Wednesday, October 20, 2010

ICSB 2010 - From design principles to genome-wide and that persistent gap in-between

I am back from the 11th International Conference on Systems Biology (ICSB 2010) that was held in the lovely cite of Edinburgh. A full week of talks dedicated to systems biology (however you might define it). Speaking of definitions, it was refreshing to note that no speaker spent much time trying to define the field this time around. Aside from the keynote lectures, there were constantly four parallel sessions (see program) so you were always guaranteed to miss out on something interesting. With the help of a couple of attendees we took some notes of the conference in a FF room. There is lots of notes to go through if you are interested but here a few of my favorite highlights.

From all the keynotes the ones I enjoyed most were from Luis Serrano, Mike Tyers and Aldons Lusis. Unfortunately, Sydney Brenner was scheduled but canceled last minute.

Luis Serrano talked about his lab's work on characterizing a mycoplasma species (notes here) using a multi-omics approach. They are trying to use available technologies to build parts lists and models of all aspects of this species. They have learned a lot by taking such a systematic approach on a bug with so few genes but there is no plan that I could see on how to follow up on all this work. I can see that many computational biology labs will use this data but it would be a missed opportunity if more labs don't continue to go beyond the omics limitations.

The lecture by Tyers (notes here) was also very much about omics. He talked about their recent effort (Breitkreutz et al Science 2010) to search for kinase-protein interactions in yeast and how hard it is, in general, to study signalling pathways in this way (promiscuous interactions, complex systems etc). From kinases he moved to drug-gene interactions and chemogenomics. In particularly he briefly mention some unpublished work on evolution and prediction of drug-synergy. This is topic that I am really interested in as an applied side of evolutionary biology (more on that hopefully soon).

Another keynote I enjoyed was from Aldons Lusis (see notes). His presentation centered on a strategy for association studies in mice (Bennett et al. Genome Research 2010). This sort of work is out of my comfort zone but I really like all the examples he gave of using this strategy to find loci associated with clinical traits or protein/gene expression levels. Maybe I should be trying to read Nature Association Studies Genetics more often.

Parallel sessions
I went to the sessions of "Functional Genomics", "Cell signalling dynamics","Parameterizing proteomics" and "Biological noise and cell decision making".  In the Functional Genomics session, Lars Steinmetz talked about genome wide analysis of antisense non coding transcription and David Amberg's talk covered the use of genetic interactions to study actin mutants (an extension from Haarer et al. G&D 2007).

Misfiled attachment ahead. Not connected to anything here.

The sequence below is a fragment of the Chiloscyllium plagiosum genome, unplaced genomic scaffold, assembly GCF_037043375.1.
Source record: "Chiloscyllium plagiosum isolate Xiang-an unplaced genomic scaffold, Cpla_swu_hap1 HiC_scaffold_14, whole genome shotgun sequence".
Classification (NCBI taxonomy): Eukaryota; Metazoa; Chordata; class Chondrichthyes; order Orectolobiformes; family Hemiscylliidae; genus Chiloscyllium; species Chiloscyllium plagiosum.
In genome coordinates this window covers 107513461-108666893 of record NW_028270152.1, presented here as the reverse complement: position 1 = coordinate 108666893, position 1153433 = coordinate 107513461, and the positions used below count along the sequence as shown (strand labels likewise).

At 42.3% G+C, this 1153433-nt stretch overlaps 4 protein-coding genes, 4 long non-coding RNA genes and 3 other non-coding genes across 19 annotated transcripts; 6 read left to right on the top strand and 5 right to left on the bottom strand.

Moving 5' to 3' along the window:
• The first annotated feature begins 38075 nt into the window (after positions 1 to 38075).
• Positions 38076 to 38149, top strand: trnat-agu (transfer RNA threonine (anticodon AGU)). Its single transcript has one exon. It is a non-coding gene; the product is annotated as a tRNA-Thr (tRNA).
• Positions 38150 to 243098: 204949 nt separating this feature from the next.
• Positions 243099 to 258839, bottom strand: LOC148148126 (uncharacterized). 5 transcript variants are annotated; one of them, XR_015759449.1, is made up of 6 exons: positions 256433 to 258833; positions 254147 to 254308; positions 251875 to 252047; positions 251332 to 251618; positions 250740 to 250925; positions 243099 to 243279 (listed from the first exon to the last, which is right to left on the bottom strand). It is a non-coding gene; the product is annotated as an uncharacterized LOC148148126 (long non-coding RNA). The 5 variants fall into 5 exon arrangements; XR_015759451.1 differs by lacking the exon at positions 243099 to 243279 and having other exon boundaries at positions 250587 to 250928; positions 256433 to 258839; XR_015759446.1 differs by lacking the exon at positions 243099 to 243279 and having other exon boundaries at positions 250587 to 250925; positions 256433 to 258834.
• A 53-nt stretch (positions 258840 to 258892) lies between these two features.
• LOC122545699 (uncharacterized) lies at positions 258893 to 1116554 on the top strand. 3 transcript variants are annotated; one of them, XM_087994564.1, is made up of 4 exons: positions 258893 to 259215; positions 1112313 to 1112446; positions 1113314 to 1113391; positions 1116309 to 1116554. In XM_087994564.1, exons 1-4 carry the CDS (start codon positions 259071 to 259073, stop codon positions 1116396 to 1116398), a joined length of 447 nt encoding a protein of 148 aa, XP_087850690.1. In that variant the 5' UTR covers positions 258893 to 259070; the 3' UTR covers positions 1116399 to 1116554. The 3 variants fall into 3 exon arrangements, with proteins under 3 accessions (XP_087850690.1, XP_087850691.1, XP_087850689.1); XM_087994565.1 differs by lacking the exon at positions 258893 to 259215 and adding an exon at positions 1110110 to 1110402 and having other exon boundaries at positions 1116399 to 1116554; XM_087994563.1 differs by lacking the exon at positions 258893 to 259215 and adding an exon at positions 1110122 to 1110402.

I really liked many of presentations from the Cell Signaling Dynamics session, including talks by Walter Kolch, Timothy Elston and Nils Bluthgen. It was interesting to note that many people presenting were following a similar approach of first enumerating different models that could achieve the function they were studying and then finding the most plausible by elimination.
From the proteomics session the highlight for me was the really cool work presented by Christian von Mering. They have essentially compiled a lot of mass-spec data and used corrected spectral counts to estimate protein abundance for many different species. The data can be found at and some reported results are published (Schrimpf et al., PLoS Biology 2009 and Weiss et al., Proteomics 2010). Overall the message appears to be that protein abundance is more conserved across species than gene expression.
Finally, from the session on noise and cell decision I particularly liked the talk of Roy Kishony, on his lab's work with antibiotic response, and James Locke's analysis of sigma b promoters (Elowitz lab).

Bridging the gap
Besides all the cool science I come back from this meeting with the feeling that we still have this huge gap between the -omics work and the detailed 'design principles' pathway analysis. There is even such a tension between people working in these two camps that it becomes almost a joke. Maybe this is why it is so hard to define systems biology, each "type" of researcher sees it differently. Some would say that it is not systems biology if it is not genome wide, while others will claim that we don't learn anything with omics (just a parts list). In this meeting there were great examples of both camps using established methods to attack new systems but there is still no clear attempt to bridge the gap. How do we go from genome-wide to quantitative mechanistic understanding ? Maybe next year in Heidelberg / Mannheim (ICSB 2011) we will see both camps, at least, acknowledging each other.